Georgia Bracey, from Southern Illinois University, Edwardsville, commented with an important question regarding the existence of schools that might be based on the humanistic paradigm (Paradigm 2) outlined in the previous post. There are many schools around the nation that embody a humanistic, student-centered character. I’ll talk here about a few of them.
When I first moved to Atlanta, and began teaching geology and science education at Georgia State University, I made my first visit to a new school, The Galloway School and met the founder of the school, Elliott Galloway. Over a period of nearly thirty years, I was privileged to create internships at The Galloway School for our science education students at Georgia State University, first in the early 1970s, then from 1981 – 1983, and then from 1999 – 2001. The Galloway school was a community of learners, with its teachers establishing an environment of learning that was very different than many of the schools that I worked with over the years. I recall a mathematics teacher who was taking my graduate course in humanistic education talking about how he “taught” mathematics at Galloway. He said that he did mathematics with students when they were ready to do mathematics. His class was one of the most informal environments that I had visited, and it was clear that he embodied the attributes of the humanistic paradigm, especially the focus on innovative and flexible thinking. The Galloway School really was embodiment of Elliott Galloway the person, but his influence was so profound, that even after his retirement, the headmasters that followed (Dr. Joe Richardson was the first), maintained the student centered atmosphere that characterized the Galloway School.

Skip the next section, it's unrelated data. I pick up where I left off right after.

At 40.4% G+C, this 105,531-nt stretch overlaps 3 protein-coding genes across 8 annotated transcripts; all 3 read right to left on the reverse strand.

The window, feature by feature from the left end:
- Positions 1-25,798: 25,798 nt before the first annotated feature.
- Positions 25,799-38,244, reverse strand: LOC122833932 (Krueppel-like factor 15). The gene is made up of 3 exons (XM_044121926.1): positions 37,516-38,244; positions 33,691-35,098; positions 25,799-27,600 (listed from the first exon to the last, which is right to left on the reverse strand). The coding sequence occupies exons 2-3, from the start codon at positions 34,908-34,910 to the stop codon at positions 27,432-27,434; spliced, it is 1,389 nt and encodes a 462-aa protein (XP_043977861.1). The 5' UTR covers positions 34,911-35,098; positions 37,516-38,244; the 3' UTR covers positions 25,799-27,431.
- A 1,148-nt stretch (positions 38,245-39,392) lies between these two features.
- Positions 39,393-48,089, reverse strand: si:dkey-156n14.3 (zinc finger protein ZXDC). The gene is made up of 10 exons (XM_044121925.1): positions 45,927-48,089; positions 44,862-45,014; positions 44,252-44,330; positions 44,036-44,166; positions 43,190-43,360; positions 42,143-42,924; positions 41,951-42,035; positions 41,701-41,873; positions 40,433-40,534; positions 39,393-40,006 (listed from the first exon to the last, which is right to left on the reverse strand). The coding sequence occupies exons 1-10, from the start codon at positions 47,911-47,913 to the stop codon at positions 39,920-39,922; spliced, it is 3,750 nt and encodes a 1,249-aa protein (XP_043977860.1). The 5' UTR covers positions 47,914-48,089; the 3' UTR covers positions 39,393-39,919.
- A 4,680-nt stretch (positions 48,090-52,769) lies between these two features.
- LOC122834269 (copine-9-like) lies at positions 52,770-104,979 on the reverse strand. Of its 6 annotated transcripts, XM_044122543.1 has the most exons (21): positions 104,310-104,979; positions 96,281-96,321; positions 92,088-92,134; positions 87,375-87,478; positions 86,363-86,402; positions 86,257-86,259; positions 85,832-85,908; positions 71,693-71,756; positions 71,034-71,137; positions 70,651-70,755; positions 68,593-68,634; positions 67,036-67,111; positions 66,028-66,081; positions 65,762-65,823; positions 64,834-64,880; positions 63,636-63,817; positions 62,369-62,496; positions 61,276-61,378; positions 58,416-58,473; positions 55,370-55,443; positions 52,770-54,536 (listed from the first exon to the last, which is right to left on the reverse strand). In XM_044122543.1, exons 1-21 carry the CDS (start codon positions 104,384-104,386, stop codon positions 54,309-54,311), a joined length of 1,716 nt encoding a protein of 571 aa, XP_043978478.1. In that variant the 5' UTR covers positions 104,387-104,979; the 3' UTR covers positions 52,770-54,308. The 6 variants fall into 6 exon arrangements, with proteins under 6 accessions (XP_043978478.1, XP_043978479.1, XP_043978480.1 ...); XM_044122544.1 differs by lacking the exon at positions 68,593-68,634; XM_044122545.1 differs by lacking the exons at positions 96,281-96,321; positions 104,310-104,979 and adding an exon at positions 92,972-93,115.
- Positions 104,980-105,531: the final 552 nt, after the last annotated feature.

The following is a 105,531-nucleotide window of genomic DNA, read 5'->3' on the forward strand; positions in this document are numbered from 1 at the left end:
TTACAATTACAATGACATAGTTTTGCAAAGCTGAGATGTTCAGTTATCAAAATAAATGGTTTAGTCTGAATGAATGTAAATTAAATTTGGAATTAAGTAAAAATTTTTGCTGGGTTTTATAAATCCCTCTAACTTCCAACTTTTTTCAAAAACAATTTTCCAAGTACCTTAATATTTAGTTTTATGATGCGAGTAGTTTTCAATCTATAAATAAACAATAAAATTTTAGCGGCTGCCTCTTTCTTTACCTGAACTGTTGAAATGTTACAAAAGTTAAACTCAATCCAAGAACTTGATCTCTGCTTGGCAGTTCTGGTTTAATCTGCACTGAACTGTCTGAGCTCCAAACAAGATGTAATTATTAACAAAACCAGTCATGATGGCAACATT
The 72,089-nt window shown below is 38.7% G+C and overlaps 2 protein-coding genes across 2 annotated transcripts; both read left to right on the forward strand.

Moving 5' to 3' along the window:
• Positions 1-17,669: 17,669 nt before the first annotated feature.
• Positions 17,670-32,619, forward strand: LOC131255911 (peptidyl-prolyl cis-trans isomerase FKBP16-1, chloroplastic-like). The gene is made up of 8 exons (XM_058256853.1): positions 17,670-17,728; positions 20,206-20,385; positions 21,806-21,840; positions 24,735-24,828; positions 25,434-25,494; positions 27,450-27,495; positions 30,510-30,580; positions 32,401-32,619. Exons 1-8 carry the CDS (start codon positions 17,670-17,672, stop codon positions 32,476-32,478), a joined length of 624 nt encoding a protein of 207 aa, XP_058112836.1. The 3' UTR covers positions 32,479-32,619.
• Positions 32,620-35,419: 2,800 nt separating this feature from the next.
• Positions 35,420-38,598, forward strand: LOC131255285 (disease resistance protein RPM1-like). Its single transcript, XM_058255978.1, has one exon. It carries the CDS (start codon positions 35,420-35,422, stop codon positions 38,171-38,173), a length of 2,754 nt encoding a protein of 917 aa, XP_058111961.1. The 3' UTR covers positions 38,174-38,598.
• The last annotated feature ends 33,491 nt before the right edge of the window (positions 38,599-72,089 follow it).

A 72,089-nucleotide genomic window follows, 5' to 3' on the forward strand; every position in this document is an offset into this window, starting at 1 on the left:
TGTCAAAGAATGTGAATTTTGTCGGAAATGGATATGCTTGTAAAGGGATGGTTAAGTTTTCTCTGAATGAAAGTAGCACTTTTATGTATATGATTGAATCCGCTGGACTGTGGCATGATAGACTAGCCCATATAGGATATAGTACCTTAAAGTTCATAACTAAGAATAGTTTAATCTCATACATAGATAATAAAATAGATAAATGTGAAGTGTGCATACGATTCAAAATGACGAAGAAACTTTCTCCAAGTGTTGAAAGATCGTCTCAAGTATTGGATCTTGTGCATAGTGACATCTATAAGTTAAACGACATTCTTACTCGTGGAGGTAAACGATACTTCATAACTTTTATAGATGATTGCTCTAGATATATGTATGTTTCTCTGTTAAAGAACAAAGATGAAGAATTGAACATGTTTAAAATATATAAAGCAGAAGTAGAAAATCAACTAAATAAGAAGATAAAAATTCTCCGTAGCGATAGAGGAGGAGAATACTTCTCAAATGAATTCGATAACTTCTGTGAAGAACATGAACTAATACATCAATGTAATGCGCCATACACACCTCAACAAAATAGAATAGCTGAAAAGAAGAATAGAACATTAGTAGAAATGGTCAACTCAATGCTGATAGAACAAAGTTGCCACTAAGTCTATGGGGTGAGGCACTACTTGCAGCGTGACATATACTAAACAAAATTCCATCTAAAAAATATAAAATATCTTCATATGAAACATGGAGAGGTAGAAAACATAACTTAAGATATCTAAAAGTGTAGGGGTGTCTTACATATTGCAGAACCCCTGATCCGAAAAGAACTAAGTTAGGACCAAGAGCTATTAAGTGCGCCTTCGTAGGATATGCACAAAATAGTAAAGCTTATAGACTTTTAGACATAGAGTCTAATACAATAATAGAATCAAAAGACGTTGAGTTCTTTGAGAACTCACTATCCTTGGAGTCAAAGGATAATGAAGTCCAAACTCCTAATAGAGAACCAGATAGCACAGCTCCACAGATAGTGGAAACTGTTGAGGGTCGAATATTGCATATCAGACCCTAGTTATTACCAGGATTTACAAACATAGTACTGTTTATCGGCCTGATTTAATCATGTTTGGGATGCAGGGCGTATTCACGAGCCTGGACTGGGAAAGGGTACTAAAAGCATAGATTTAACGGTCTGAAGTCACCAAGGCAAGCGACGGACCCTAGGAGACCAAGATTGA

The second school that I want to include in this post is the Paideia School, which was founded in 1971. Elliott Galloway was instrumental in helping establish this second school, and indeed, one of his teachers, Paul Bianchi became the headmaster, and has been the only headmaster of the school.
There are other examples of schools that I have been involved with over the years that embodied a humanistic spirit. In many of these cases, it was the headmaster, or the principal that was integral to the nature of the school. Dr. Jenny Springer, who I mentioned in the previous post, was principal of Dunwoody High School, and she and her faculty were deeply involved in the Global Thinking Project, and indeed, helped forge powerful and lasting relationships with schools in Russia, especially School 710, in Moscow. Another innovative school was Salem High School, in Conyers, Georgia. Under the principalship of Robert Cresswell, the school created an alternative environment in which students were seen as inquirers of learning, and teachers as coaches. Salem was also involved in the GTP, and a number of their teachers fostered relationships among American and Russian students and teachers.
Please let us know of a school that in your opinion is a paradigm 2 school.